Similarly in Plain Commun St Denis to the North of Paris, new offices adjoining the French national stadium beyond the Peripherique ring road are helping to finance new housing, most of it ‘rent to buy’. Eight local authorities have pooled their planning teams under a single director.
The RER already criss-crosses Paris, high speed connections are open to all the French provincial cities, and no less than eight new tramlines are under construction connecting up poorer suburbs with jobs and services.
French strategic planning in Greater Paris (the Ile de France) is still alive and well, backed up by the use of the Societe Mixte to mobilise investment in infrastructure. New light rail projects are supported by a charge on employer payrolls, the Versement Transport, while poorer areas can tap into the French state infrastructure bank the Caisse des Depots.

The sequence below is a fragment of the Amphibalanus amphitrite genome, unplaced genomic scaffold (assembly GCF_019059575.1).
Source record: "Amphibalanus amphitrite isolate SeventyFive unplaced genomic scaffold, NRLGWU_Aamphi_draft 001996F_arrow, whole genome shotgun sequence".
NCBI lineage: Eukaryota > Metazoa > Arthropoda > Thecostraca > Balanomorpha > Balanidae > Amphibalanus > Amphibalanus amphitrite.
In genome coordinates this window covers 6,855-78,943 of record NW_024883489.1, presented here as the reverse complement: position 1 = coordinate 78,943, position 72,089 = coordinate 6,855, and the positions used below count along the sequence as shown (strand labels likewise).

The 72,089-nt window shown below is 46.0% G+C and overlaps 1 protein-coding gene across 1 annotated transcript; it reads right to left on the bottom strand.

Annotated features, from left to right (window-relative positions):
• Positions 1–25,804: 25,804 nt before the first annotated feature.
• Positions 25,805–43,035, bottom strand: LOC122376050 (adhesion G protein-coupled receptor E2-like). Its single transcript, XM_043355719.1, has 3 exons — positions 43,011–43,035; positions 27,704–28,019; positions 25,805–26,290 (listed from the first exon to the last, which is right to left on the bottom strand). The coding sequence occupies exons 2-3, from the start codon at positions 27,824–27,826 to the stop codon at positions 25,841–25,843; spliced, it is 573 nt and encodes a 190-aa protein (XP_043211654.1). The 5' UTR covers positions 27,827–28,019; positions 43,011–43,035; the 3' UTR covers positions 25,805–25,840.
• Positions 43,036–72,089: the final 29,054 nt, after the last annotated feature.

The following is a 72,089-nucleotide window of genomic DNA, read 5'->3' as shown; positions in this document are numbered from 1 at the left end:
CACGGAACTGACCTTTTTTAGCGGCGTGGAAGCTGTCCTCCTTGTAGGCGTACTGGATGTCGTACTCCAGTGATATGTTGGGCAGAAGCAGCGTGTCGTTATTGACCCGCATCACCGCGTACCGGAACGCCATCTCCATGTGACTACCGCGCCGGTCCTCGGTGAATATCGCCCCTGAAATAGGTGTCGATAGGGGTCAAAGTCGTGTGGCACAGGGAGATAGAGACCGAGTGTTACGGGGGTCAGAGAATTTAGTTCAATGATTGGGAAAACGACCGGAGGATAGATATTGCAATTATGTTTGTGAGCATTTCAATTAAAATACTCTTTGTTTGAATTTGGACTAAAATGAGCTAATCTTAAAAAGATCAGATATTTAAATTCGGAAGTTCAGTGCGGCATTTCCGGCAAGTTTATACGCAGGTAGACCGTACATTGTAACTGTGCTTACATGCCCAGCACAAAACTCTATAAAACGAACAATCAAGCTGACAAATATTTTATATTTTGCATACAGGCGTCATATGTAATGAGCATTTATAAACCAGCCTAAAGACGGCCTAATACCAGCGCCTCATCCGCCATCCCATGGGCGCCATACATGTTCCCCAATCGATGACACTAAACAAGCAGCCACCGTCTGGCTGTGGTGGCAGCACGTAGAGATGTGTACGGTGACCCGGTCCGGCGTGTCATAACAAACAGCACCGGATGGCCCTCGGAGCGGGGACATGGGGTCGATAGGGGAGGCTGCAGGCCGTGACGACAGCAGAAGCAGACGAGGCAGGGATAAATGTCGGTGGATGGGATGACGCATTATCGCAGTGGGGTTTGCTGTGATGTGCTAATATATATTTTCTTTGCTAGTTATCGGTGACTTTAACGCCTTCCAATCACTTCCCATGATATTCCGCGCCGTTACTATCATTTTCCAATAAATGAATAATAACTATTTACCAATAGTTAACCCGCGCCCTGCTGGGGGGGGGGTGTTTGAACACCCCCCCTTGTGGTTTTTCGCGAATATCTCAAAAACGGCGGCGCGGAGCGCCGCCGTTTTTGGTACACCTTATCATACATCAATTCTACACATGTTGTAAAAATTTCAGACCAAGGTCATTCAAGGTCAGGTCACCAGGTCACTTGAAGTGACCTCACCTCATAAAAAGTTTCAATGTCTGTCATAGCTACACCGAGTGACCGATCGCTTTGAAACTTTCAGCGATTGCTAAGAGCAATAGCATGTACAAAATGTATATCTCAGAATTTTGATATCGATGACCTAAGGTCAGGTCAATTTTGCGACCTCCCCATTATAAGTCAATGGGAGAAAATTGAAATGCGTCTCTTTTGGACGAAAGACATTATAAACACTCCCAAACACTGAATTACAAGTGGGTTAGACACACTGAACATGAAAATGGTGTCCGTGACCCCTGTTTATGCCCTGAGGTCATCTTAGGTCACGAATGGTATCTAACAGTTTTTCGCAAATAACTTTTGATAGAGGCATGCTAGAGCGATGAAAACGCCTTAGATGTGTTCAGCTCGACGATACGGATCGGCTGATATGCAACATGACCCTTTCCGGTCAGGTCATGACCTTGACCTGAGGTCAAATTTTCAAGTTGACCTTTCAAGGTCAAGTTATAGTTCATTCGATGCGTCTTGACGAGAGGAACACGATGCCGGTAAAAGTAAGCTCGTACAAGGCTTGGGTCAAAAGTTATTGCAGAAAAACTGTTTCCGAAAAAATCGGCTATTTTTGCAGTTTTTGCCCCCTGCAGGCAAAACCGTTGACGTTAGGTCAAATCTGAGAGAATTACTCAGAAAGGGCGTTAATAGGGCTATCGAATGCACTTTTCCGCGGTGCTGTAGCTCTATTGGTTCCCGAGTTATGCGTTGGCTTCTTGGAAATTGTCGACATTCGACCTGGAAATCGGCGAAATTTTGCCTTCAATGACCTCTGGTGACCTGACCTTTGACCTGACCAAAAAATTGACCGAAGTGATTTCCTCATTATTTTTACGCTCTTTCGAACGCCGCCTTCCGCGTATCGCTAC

The whole process seems more predictable, and possibly much less costly than the British ‘stop go’ system, and a proper comparison could help us use limited resources much more effectively.
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